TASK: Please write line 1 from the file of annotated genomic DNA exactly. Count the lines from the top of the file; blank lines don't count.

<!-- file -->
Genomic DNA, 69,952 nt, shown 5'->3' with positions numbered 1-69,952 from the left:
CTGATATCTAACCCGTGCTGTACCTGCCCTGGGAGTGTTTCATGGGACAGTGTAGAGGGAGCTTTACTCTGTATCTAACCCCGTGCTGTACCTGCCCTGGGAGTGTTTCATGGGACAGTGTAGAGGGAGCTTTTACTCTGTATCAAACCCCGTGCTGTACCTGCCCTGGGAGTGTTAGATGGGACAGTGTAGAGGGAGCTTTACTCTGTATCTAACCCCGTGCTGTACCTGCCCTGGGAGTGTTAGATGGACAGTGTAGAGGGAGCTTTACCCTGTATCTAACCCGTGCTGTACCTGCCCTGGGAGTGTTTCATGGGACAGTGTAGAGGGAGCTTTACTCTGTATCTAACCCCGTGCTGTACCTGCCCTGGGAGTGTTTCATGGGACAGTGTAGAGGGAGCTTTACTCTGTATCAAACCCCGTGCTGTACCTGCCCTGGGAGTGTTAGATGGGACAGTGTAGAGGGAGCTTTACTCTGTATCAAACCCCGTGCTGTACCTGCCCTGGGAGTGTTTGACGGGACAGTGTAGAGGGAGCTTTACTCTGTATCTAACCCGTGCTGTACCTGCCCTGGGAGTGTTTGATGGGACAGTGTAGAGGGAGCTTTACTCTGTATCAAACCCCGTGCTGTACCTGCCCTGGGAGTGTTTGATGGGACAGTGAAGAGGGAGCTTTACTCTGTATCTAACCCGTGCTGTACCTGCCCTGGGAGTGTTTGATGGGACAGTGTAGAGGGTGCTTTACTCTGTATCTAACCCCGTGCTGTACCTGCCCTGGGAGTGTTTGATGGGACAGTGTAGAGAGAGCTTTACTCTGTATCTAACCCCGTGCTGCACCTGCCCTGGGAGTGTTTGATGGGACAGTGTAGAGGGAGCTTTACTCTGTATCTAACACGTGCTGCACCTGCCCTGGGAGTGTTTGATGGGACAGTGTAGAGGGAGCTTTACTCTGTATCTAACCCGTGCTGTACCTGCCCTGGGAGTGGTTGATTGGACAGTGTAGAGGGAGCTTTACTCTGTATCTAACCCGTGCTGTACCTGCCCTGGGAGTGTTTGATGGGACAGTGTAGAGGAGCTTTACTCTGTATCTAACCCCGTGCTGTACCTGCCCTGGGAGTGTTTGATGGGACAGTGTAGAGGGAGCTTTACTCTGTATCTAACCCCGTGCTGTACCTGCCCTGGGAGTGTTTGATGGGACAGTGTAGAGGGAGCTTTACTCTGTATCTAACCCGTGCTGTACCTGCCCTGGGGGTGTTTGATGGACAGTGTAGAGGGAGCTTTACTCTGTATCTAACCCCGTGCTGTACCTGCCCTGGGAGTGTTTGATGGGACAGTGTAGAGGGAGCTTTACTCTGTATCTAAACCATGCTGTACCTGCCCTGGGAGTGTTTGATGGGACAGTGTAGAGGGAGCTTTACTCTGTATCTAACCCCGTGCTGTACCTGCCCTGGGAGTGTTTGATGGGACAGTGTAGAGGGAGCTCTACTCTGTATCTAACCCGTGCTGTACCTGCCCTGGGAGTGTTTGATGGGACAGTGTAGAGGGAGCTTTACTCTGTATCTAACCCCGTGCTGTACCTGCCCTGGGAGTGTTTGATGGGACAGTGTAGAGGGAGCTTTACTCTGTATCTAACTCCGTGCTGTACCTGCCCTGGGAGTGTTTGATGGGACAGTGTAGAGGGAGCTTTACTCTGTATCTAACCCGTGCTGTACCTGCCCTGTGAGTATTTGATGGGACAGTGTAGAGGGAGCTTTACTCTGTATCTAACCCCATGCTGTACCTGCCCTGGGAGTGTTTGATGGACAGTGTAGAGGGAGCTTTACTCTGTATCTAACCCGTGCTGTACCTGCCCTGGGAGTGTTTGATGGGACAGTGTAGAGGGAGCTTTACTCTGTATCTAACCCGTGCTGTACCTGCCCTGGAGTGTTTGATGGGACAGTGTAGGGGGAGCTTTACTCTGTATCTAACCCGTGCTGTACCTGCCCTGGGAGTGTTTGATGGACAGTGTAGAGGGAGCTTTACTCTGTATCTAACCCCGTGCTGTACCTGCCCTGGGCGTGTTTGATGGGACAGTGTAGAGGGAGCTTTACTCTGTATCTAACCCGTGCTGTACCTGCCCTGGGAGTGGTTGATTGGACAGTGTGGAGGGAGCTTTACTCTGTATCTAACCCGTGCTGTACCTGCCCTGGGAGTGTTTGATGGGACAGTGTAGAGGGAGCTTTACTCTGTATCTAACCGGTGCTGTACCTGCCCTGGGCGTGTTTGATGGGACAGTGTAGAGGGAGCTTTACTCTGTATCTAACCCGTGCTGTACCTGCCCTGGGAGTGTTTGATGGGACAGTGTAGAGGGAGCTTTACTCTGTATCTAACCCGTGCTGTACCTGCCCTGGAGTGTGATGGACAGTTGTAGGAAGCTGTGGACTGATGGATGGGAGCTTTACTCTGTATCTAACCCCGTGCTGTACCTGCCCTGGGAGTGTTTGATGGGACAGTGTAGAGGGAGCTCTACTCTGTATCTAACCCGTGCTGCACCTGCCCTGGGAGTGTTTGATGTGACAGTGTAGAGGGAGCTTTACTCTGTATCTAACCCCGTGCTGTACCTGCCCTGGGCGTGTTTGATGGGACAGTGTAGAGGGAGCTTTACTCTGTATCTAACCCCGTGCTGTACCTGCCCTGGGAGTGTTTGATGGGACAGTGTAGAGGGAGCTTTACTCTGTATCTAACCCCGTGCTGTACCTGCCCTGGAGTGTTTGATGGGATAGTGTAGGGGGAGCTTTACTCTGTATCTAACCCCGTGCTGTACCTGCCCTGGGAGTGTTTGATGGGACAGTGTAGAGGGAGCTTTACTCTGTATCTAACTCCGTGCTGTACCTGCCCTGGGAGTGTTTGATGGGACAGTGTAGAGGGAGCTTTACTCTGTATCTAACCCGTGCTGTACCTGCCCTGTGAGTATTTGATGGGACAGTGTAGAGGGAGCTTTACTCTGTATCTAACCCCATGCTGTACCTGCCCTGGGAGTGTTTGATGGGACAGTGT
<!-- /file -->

Genomic DNA, 69,952 nt, shown 5'->3' with positions numbered 1-69,952 from the left: